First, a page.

Why on earth would Californians have any say in the matter of using the name of one of our greatest European generals, Georges Pâton (sometimes an anglicised spelling turns up), in a video game? We’re justly proud of our war
monger-heroes and their ghosts are honoured - yes, that’s honoured with a U - to be thus commemorated.
I’m assuming that California still manages to possess, possibly even produce, textbooks and historical scholarship that (for money, more so in the case of textbooks, a lot less so in the case of the scholarship) include historical figures who haven’t been dead long enough to no longer have ‘publicity rights’. Never mind the WWII documentaries, sometime serious, sometimes bleeding into low-budget-war-movie territory, that are a genre unto themselves.
Is this case brought on the theory that all video games are purely exploitative schlock of absolutely zero cultural importance, to be judged only as commodified ‘content’ sludge, and thus governed wholly by laws having commercial considerations; or is the allegation that this game, in particular is exploitative schlock of absolutely zero cultural importance, to be judged only as a matter of commercial value?
Would the same problem crop up if I felt like publishing a ponderous, scholarly, tome, “General George Patton: This being an exhaustive and tedious analysis of tactical, strategic, political, psychological, and sundry other considerations of a notable actor of the WWII western theatre.”?
General Patton might not be dead, he could be deeply meditating.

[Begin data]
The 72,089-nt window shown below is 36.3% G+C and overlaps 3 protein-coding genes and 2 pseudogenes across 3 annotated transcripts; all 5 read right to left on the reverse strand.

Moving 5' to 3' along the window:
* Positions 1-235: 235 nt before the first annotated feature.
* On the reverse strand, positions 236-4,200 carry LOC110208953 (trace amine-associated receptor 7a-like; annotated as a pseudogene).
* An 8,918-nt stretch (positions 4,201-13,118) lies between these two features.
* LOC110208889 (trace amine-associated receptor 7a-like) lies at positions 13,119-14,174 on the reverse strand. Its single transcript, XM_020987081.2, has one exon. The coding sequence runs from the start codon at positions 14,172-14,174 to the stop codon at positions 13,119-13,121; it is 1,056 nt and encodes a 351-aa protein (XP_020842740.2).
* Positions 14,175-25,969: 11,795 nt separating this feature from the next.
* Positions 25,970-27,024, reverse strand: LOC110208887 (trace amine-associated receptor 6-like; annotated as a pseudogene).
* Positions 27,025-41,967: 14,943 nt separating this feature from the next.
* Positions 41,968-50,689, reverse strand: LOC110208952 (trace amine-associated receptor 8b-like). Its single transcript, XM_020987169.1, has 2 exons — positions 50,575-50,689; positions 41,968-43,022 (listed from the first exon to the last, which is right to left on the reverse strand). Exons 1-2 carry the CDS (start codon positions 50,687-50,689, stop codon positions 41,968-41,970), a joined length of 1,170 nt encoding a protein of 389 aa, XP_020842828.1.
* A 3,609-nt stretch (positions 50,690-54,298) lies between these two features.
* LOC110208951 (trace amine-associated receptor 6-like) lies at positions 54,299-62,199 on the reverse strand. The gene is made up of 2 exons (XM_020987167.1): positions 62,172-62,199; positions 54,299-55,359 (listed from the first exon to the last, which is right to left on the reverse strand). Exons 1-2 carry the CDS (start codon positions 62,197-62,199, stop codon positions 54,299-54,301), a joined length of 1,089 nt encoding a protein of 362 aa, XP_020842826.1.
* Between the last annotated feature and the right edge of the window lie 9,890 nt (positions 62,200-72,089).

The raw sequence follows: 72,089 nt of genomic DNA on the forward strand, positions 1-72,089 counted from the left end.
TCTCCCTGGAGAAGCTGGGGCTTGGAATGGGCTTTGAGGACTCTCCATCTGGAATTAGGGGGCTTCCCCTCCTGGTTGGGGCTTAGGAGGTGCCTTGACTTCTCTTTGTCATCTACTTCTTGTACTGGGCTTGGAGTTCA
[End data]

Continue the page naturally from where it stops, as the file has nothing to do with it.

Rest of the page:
They should just change the name of the game to Patent. Problem solved.
The general that was formally known as George Patton? No? How about The six shooting, loud mouth, crazy American? No, that’s too loud. General Patient…put that on the short list.
Don’t we already have a precedent on this with the Noriega lawsuit from last year? And he’s actually alive.
So what is the time limit for incorporating historical figures in games? Can we use ancient Rome? Greece? How about Gustav Adolph? Wellington and Bonaparte? Grant and Lee?
Why doesn’t anybody seem to be concerned about the fact that the zombies now have Patton on their side?
Hollywood necromancers can be pretty effective. They got Fred Astaire to do a vacuum ad ten years after he died.
Why not just add an asterisk?
*this game has not been endorsed by general Patton
No, because Cal. Civ. Code § 3344.1(a)(2) gives the following exemptions:
For purposes of this subdivision, a play, book, magazine, newspaper, musical composition, audiovisual work, radio or television program, single and original work of art, work of political or newsworthy value, or an advertisement or commercial announcement for any of these works, shall not be considered a product, article of merchandise, good, or service if it is fictional or nonfictional entertainment, or a dramatic, literary, or musical work.
One of the issues in the Patton case is whether or not video games count as an “audiovisual work”.
According to Cal. Civ. Code § 3344.1(g) the rights expire after 70 years. Since Patton’s been dead for 69 years his estate filed this suit just under the wire.
General Patton does what the fuck General Patton wants and he’ll appear in as many goddamned video games as he wants to, lawyers be damned.
You’re suggesting a logical solution in a case where logic isn’t an option.
Ceci n’est pas une Patton
It takes a court to decide whether a video game is an ‘audiovisual work’? Or, for that matter, a ‘dramatic’ work?
il faut fournir une image
Because that does not put money into the hands of the estate, the agents, the lawyers, and anyone else who can possibly get their grubby fingers in the pot. This is California, the home of L.A. and Hollyweird. It’s all about the money.